By the late 1950s, Superman creator Jerry Siegel was looking back on a string on failures after his one success with Superman. An ill advised contract with DC, and an even ill-er advised lawsuit against DC, had left Siegel with little income from his Man of Steel, as debtors banged on the front door. DC threw Siegel a few script commissions, largely to avoid the embarrassing headlines of him ending up homeless — but to their surprise he turned in some very popular plots. Unlike his 1940s scripts, these new Siegel stories were much deeper, exploring issues of sorrow, loneliness and regret; perhaps a reflection of his own troubled journey. Superman and Supergirl could only be hurt by Kryptonite and magic, but editor Mort Weisinger quickly realised there was mileage in hurting the heroes emotionally too, so he commissioned more and more scripts in a similar style. And the kids seemed to lap them up.
We see Siegel’s influence right the way through Kara’s 1960s journey; from tears of pain when Fred Danvers pretends that Edna Danvers is dead, to tears of joy when Zor-El and Alura step out of the Survival Zone, to tears of regret with each intergalactic heartbreak. These emotional stories, more than any other it seems, helped to keep the Girl of Steel popular during this turbulent decade. During the 1960s increasing levels of disposable income for the under-twenties created a brand new creature we now know as the teenager. With money in their pockets, and a willingness to spend spend spend, the teens were able to carve out their own powerful niche within America’s consumer society, a niche with a head-strong sense of music, fashion, and politics. Yet DC’s superhero comics remained squarely aimed at children. As the 1960s continued, however, DC couldn’t ignore the runaway success of rivals Marvel Comics. Marvel had an art style that emphasised drama and emotion, its plots echoed the angst of the 60s teen, while Stan Lee’s editorials fitted precisely the zany camp humour that was fashionable at the time.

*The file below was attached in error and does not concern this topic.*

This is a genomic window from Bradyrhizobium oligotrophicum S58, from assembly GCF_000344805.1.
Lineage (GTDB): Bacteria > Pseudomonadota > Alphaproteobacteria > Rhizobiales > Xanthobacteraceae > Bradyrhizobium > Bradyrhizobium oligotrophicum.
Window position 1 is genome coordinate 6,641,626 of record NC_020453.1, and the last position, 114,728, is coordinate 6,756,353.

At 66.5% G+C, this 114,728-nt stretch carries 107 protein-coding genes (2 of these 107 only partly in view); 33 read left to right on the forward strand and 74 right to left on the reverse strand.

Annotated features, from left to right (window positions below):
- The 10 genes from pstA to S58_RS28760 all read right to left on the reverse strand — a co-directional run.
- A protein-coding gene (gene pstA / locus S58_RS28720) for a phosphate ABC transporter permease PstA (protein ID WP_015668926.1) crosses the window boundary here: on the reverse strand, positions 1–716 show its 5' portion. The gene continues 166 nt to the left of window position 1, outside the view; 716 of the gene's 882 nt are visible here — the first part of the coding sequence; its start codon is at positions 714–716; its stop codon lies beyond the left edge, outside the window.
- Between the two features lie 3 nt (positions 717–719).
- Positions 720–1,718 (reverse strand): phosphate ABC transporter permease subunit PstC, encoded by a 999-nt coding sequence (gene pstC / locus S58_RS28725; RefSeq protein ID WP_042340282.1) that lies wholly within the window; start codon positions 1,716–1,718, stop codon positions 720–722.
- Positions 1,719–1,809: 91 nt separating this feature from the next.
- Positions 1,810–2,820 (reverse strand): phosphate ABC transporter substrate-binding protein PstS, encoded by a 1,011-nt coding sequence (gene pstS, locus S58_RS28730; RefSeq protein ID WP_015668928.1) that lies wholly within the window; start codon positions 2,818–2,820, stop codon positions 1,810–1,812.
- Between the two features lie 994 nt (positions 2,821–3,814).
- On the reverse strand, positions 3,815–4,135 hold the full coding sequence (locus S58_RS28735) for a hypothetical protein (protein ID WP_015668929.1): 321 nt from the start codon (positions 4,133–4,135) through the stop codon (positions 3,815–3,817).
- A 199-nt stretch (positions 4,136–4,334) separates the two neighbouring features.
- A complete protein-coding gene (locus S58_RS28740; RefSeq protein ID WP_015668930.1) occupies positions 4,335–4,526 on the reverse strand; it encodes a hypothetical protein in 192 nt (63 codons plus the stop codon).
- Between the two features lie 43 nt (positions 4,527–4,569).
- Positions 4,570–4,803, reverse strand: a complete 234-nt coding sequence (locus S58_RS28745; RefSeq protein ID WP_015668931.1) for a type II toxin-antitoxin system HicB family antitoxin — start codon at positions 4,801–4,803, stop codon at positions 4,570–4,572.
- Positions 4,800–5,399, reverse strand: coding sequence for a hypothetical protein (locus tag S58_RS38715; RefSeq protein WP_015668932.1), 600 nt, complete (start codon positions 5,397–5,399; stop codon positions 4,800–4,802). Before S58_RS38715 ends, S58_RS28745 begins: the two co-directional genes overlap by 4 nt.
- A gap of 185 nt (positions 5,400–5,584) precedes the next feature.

As the 1960s turned into the 1970s, Mort Weisinger released control of DC’s Superman titles. Carmine Infantino, as art director from 1967 onwards, had already started to redefine the DC house style to be less cartoon-like: a looser line, a more natural anatomy, more dynamic poses, and more dramatic frame composition. In 1971 Julius Schwartz succeeded Weisinger was Superman editor and began to abandon the regular gimmicks, such as Kryptonite, to create longer and more character-driven stories.
Finally, the times, there were a-changing… A more modern art style awaited, gritter stories, and a Linda Danvers with more style and more attitude. The 70s were the decade of women’s equality, and Supergirl was about to prove that she was the match of any man, as we’ll see in the next part of her story.